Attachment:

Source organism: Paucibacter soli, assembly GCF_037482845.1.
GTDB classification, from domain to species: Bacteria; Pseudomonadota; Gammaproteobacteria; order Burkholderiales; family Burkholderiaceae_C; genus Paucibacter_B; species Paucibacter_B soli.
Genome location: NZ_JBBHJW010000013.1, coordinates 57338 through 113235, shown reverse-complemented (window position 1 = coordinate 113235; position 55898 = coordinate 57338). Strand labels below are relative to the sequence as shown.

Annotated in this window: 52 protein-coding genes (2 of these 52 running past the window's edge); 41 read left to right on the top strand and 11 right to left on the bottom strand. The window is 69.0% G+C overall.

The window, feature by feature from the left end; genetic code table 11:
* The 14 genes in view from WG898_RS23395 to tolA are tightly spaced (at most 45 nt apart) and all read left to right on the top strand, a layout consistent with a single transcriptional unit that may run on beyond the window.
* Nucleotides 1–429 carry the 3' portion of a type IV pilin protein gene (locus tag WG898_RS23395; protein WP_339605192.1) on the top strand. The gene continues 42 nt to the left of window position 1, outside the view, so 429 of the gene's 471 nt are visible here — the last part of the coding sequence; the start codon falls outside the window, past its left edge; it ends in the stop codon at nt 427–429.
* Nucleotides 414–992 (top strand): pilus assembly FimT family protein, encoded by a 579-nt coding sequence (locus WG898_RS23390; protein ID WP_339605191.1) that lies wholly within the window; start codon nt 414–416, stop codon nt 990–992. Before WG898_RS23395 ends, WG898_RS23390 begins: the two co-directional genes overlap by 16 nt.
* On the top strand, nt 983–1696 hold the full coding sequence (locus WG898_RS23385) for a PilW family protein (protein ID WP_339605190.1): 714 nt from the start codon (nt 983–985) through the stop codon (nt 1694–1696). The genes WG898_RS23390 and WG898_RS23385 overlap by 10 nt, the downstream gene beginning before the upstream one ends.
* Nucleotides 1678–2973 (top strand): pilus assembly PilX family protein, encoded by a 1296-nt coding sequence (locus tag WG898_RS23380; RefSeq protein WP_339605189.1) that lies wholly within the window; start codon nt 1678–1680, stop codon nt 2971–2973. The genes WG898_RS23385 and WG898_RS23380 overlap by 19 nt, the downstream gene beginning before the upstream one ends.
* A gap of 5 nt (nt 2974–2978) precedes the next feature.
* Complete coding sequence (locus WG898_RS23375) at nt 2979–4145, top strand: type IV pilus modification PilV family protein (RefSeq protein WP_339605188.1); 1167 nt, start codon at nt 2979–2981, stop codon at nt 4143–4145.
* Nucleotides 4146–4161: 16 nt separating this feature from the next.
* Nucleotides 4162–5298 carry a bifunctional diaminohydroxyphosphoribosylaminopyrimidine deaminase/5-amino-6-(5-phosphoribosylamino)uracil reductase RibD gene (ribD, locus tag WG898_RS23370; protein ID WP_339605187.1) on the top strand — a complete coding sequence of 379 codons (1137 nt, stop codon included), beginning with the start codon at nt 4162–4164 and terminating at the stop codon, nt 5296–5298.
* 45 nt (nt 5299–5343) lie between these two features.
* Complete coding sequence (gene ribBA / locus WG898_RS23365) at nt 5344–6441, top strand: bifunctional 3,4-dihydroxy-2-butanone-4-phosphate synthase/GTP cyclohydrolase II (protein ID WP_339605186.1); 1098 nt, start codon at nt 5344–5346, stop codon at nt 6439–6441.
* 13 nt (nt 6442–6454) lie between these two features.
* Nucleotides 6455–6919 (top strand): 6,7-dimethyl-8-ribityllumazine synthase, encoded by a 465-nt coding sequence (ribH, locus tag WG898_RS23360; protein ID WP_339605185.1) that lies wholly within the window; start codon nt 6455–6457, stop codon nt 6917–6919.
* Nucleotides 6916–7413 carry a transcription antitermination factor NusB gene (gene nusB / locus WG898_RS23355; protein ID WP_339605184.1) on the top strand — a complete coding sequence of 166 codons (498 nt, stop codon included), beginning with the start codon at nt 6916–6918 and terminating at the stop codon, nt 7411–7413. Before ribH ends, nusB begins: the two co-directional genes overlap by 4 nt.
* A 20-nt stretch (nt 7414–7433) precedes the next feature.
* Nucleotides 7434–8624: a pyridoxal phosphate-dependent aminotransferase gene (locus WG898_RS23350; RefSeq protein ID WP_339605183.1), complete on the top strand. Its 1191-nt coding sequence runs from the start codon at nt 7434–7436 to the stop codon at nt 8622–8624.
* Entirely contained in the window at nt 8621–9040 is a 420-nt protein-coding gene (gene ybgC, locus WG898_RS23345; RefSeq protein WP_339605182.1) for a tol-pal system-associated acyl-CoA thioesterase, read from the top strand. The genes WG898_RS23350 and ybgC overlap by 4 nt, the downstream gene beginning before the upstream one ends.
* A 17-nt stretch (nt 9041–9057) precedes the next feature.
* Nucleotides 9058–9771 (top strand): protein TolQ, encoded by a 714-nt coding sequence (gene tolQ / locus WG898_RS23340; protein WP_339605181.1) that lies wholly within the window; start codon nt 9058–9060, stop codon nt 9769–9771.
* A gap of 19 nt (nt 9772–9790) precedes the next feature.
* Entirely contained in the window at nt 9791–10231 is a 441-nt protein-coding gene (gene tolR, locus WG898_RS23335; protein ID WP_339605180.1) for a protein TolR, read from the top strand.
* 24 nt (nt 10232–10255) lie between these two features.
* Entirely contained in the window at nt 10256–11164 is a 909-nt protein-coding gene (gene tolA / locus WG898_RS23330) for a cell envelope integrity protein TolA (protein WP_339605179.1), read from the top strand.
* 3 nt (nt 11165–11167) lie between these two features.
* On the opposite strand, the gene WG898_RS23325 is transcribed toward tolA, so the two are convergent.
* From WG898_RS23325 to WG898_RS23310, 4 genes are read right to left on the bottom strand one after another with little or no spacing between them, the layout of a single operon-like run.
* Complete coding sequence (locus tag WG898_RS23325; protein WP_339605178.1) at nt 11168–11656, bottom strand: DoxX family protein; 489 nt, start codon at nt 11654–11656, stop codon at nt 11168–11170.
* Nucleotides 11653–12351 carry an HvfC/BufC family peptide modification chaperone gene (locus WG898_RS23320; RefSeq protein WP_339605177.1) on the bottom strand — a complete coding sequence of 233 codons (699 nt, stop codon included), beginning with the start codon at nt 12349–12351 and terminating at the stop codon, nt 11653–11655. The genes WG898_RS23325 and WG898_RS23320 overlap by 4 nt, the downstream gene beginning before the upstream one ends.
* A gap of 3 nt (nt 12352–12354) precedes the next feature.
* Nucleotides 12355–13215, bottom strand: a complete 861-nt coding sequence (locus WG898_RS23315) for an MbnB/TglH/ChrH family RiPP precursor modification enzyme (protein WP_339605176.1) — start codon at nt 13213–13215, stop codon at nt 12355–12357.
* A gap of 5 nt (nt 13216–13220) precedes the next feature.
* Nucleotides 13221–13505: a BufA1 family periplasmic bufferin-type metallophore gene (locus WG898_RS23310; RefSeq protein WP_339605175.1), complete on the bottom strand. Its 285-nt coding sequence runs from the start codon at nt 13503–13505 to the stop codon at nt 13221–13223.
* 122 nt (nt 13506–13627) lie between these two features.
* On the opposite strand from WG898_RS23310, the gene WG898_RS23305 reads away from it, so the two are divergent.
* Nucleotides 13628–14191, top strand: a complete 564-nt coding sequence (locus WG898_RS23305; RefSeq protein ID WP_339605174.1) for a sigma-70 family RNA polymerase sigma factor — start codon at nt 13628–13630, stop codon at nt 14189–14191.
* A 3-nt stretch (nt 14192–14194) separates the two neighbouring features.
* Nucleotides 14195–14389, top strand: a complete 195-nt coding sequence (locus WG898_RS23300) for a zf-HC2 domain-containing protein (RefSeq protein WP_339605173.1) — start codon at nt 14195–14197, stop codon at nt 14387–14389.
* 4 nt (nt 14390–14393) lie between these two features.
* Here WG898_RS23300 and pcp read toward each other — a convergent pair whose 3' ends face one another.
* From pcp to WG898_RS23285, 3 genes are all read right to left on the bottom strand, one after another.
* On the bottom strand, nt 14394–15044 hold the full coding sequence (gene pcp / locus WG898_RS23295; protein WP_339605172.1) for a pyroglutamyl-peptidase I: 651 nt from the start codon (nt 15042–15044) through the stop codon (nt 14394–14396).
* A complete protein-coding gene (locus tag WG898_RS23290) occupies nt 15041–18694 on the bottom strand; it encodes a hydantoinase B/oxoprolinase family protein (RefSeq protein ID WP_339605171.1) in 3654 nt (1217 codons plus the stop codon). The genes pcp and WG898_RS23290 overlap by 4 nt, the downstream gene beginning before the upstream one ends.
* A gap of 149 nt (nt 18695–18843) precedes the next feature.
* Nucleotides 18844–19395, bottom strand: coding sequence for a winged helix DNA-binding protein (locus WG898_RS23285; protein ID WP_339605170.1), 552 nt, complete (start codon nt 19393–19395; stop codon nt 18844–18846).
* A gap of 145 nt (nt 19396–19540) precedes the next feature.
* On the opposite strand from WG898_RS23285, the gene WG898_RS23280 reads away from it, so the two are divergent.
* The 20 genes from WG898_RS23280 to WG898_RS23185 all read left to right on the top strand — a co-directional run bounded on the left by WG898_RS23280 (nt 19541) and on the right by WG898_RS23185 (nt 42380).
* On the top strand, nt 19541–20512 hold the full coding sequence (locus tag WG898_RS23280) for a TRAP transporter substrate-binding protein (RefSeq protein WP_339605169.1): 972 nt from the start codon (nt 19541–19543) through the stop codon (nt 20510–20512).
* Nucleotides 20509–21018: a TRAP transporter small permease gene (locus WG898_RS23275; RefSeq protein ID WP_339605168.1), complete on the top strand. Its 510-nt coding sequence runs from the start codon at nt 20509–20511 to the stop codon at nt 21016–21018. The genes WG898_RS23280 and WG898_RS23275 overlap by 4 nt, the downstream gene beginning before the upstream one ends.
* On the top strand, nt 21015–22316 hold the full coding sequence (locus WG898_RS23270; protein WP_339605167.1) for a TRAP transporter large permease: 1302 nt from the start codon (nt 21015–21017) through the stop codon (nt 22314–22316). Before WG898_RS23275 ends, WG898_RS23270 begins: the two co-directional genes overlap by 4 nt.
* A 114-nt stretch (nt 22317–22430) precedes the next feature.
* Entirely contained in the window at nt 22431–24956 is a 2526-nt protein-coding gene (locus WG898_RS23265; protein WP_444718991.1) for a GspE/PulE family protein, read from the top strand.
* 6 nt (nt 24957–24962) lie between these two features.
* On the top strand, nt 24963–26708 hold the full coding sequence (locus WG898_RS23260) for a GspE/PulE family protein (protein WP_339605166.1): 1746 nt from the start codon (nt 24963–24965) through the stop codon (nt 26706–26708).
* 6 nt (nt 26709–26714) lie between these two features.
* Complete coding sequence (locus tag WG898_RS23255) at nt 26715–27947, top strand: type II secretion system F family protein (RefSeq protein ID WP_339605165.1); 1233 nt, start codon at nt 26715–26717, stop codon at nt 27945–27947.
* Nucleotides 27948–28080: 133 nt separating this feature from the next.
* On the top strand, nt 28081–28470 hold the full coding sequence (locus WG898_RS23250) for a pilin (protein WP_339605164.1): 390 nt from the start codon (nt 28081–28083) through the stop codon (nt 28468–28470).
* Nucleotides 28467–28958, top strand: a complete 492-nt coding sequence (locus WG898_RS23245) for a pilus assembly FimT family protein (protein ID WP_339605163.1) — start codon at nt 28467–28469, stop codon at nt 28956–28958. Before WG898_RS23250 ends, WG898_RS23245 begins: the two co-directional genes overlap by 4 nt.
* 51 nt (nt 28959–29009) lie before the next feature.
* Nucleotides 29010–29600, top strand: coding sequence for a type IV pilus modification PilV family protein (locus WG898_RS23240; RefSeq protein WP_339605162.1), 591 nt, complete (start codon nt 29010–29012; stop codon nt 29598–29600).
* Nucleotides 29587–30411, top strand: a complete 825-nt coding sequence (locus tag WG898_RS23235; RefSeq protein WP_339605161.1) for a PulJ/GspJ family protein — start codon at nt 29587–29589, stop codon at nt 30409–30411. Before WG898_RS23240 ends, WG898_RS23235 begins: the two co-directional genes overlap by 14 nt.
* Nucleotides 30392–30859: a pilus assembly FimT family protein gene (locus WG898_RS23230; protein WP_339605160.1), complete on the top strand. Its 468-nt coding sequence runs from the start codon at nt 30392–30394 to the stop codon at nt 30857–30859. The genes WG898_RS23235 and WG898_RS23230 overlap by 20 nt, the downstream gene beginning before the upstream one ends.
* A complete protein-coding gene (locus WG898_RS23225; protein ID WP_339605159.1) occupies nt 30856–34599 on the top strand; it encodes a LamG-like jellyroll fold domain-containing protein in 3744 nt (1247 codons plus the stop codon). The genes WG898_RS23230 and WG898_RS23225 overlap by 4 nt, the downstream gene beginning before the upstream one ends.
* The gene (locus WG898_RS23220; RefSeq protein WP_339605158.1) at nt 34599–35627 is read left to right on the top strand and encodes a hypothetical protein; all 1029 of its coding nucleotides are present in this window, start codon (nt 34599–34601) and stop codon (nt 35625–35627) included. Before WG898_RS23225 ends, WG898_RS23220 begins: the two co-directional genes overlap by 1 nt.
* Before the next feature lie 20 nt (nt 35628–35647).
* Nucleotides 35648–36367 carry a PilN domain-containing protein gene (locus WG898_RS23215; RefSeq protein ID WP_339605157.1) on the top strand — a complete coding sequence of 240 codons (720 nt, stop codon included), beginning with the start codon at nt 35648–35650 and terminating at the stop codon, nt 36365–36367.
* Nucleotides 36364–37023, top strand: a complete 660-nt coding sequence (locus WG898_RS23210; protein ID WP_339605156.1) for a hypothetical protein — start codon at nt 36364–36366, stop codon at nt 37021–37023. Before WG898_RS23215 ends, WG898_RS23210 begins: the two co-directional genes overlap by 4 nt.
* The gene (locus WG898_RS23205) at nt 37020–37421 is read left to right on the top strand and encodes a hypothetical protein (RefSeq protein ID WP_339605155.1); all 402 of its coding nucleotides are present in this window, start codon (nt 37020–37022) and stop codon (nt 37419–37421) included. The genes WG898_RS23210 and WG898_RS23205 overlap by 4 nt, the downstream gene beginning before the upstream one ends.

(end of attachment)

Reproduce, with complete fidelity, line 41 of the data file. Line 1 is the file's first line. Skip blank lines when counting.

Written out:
* A 3-nt stretch (nt 14192–14194) separates the two neighbouring features.